Why fresh vegetables aren’t on sale at supermarkets

Supermarket ad flyers feature what the industry calls loss-leaders, items a supermarket is marking down to draw you into the store so you’ll buy processed foods with higher mark-ups. Vegetables used to be among these loss-leaders but I’ve been noticing lately than they’re not popping up on sales as much as they once did.

Mondelez has to compete with fruit for the healthy snack trade, can it?
Supermarkets realize shopper demand for fruit and vegetables is going up, so expect to see those items put on sale less often than in the past.trade, can it?

The reason is that people apparently are finally getting the message that they should be eating more fresh veggies and fruits and so are buying more. This was driven home to me in a recent Supermarket News opinion piece that’s worth a read. While it’s aimed at stores, it makes the point, “The growth of fresh and perishable products has been steady and strong.”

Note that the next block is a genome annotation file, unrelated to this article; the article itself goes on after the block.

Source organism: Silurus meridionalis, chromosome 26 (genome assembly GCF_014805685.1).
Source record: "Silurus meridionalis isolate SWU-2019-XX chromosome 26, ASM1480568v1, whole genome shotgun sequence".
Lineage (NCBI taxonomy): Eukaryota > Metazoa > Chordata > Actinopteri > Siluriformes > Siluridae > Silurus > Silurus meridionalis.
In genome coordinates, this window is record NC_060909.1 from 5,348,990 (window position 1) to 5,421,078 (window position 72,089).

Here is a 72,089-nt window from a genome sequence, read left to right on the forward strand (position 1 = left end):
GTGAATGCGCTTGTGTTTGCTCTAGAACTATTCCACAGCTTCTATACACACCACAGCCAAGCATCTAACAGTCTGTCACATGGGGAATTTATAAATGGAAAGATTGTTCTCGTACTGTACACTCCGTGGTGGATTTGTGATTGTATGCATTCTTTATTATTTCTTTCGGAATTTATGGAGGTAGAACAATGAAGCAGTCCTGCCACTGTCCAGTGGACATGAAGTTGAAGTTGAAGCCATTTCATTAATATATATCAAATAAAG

Consultant Bill Crawford (who in the interest of full disclosure I should mention I’ve interviewed in the past when I was writing for a supermarket industry publication) goes on to note: “More Boomers, who have been the dominant demographic group to which food retail catered for years, are retiring and more Millennials, who demonstrate a penchant for fresh, non-processed food, are in the workforce and shopping for groceries.”

Sorry Millennials, you’ve been found out, be ready to see fewer specials on fruits and veggies, stores have to make money somewhere on what they sell.

John

 

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3 thoughts on “Why fresh vegetables aren’t on sale at supermarkets”

  1. Hi John, I enjoy reading your blog posts. I am hoping you will check out our Salt Free and Low Salt lines of spice blends! Our mission is to get more people back in the kitchen cooking and eating healthier meals. Our website is vonbrakespices.com. Best regards, Jenn Brake

    On Tue, Jan 19, 2016 at 9:10 AM, The No Salt, No Fat, No Sugar Journal wrote:

    > John N. Frank posted: “Supermarket ad flyers feature what the industry > calls loss-leaders, items a supermarket is marking down to draw you into > the store so you’ll buy processed foods with higher mark-ups. Vegetables > used to be among these loss-leaders but I’ve been noticing la” >

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